“If a work is completely finished it can be quite a shock to see the painting for the first time.”
Judy’s work is Patricia’s favourite. Judy scratches the surface of her paintings, which are usually portraits – some with their eyes open, others shut.
Patricia also likes Judy’s cheeky spirit – even if she did almost end up with her getting a tattoo.
Anon paints at night and uses texture and think paint, while another painter goes by ‘no name’ because she paints fairly clandestinely – as Patricia explains “no one is ever around to ask her name.”
Abi is another favourite, usually painting people from a behind view.
Patricia added: “She’s probably the one that’s the most realistic. I can’t get anything in proportion like her.
“I don’t like painting, or more accurately I don’t like my paintings. They are landscapes usually. I like texture and mine really don’t have much texture. They are a bit boring.”
Ria on the other hand paints very differently. Childlike but disturbing, her pieces often depict abuse using bold bright colours.
When Aimee was younger Patricia had to hide some of Ria’s work from her. Her painting, showing two figures chained to a wall and shouting for help, is one of the least chilling of her “weird” works according to Patricia.
She added: “I do like Ria’s, I like the colours she uses, but I don’t like the theme. I also like the idea of such a depressing theme being so bright and cheerful.”
Patricia’s still working on her own artwork, inspired by the paintings she wakes up to and discovers around her home, produced by her other personalities. She admits: “I’m using some of their techniques. I’m copying.”
“I’m sure we will all produce more work, there’s always paintings on the go at my house. I was very honoured to be asked to exhibit my work for the Mental Health Foundation, painting has been a big part of my life.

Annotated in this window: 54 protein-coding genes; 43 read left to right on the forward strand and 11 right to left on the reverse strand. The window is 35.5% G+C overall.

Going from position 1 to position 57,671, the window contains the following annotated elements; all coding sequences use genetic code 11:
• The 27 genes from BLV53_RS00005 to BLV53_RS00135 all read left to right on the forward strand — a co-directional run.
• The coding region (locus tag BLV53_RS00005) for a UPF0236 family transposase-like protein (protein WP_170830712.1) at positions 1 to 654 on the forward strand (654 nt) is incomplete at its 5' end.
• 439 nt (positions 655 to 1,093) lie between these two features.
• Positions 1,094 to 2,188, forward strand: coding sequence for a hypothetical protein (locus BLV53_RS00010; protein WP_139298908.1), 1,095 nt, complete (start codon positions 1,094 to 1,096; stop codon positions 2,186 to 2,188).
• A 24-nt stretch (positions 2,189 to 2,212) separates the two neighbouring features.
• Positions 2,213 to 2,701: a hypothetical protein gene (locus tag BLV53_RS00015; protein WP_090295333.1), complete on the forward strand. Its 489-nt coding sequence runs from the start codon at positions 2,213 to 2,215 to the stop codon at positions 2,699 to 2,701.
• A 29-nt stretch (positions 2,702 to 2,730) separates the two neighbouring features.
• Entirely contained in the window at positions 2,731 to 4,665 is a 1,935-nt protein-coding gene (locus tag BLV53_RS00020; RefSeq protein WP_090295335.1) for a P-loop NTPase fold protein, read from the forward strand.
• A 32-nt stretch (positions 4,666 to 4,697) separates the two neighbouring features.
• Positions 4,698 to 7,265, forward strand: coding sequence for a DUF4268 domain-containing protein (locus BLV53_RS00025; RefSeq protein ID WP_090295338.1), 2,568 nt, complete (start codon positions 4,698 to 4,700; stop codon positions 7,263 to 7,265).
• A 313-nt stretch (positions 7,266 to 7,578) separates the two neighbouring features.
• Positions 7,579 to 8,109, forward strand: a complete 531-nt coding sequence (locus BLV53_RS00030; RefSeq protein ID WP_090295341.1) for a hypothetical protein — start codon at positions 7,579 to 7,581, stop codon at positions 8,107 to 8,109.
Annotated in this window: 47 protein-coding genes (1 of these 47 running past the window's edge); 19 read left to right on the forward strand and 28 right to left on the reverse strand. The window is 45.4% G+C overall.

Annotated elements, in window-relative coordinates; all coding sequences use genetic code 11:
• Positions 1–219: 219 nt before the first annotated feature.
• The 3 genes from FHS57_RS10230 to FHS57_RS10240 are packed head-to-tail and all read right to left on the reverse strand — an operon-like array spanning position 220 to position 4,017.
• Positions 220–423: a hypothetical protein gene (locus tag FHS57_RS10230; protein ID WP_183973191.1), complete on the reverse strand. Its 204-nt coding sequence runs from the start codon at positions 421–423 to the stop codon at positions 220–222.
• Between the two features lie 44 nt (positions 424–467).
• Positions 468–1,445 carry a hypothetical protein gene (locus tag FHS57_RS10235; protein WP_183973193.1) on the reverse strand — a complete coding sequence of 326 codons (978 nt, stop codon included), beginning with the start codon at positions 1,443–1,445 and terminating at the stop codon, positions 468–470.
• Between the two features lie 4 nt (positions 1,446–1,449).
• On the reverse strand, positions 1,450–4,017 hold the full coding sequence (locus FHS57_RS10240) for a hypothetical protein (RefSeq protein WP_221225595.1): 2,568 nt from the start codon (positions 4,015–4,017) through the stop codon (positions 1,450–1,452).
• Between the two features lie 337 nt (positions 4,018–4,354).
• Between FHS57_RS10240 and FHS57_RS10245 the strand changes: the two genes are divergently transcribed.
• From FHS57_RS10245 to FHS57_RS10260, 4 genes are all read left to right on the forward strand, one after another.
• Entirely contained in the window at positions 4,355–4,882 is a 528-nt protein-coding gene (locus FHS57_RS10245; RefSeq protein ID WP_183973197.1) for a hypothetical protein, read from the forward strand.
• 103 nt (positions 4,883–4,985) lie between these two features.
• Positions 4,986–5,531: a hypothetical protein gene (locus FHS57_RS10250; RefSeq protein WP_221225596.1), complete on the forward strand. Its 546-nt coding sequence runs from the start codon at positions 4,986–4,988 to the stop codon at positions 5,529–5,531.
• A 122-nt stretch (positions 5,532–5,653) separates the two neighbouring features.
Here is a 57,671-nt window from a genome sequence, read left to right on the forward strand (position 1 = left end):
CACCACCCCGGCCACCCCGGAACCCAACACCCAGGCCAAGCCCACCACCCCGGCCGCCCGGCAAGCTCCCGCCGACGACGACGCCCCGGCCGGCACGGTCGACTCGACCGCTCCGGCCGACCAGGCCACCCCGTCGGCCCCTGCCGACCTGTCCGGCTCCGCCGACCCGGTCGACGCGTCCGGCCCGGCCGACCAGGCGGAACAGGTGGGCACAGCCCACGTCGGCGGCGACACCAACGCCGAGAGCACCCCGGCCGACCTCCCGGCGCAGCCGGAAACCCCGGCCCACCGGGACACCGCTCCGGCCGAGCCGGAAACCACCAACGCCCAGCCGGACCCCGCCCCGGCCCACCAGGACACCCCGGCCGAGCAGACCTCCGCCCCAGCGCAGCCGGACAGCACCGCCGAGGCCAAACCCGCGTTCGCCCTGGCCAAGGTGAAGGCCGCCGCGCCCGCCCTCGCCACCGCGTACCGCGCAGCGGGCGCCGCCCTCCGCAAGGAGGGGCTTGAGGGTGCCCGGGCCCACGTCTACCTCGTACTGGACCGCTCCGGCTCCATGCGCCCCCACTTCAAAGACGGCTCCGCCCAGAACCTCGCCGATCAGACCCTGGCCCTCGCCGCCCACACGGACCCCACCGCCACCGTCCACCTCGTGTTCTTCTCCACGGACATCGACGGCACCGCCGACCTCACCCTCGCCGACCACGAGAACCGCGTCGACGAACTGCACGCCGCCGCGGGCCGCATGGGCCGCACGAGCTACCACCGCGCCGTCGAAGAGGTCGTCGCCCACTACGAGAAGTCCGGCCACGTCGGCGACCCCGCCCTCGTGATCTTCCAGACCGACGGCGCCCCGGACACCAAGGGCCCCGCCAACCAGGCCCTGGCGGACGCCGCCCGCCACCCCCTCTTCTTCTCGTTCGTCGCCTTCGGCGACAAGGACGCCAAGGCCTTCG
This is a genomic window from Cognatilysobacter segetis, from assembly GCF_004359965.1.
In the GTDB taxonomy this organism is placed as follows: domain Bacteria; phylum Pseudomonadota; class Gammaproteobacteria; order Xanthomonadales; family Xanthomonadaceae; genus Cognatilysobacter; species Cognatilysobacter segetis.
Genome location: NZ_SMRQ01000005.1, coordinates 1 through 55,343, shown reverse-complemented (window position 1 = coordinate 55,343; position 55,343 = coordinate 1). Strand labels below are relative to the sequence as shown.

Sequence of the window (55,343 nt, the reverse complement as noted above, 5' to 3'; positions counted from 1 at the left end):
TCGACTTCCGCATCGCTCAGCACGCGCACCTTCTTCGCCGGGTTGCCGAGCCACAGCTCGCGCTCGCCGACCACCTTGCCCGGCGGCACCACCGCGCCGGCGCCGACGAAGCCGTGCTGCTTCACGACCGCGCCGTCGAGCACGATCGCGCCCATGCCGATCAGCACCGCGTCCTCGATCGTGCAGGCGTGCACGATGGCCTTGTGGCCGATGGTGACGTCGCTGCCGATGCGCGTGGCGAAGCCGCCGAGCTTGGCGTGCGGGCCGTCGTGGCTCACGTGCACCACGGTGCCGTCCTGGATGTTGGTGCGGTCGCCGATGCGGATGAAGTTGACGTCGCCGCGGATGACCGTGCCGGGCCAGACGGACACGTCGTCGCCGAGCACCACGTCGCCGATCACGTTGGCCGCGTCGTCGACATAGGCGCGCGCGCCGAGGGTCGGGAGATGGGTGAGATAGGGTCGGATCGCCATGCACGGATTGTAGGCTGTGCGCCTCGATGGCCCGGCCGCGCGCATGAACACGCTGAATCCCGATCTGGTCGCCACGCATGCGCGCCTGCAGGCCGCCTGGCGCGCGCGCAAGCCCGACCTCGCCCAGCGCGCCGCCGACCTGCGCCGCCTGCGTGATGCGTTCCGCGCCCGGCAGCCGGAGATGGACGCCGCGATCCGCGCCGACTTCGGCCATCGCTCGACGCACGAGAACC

Five works by Anon, Ria and Judy are being exhibited at Zebra One Art Gallery in Hampstead, north London, to raise money for the Mental Health Foundation. The pieces are one of a number produced by artists with mental health conditions.
These include the reclusive Proudfoot brothers, identified by their paintings which all obscure the faces – a signature neither has ever explained.
Eddie and Charlie, who live in New York and have been in mental health hospitals, have no idea how old they are.
They are rarely apart and use anything they can get their hands on for canvases, which can include magazines, books and posters and now regularly get donated material for these canvases from their neighbours.
Gabrielle du Plooy director of Zebra One said: “Kim’s work is just fascinating, because it’s not all Kim’s work. The exhibition includes work from such a diverse group of artists and it’s a privilege and an honour to show all this work together.
“Mental health is so prevalent at the moment. One in three people are suffering with some form of mental health. It’s a subject very close to my heart.”
With Art in Mind launches at Zebra One Art Gallery with a private view on 16th November and opens to the public on 17th November, and will run until the end of the year. A proportion of sales will be donated to the Mental Health Foundation.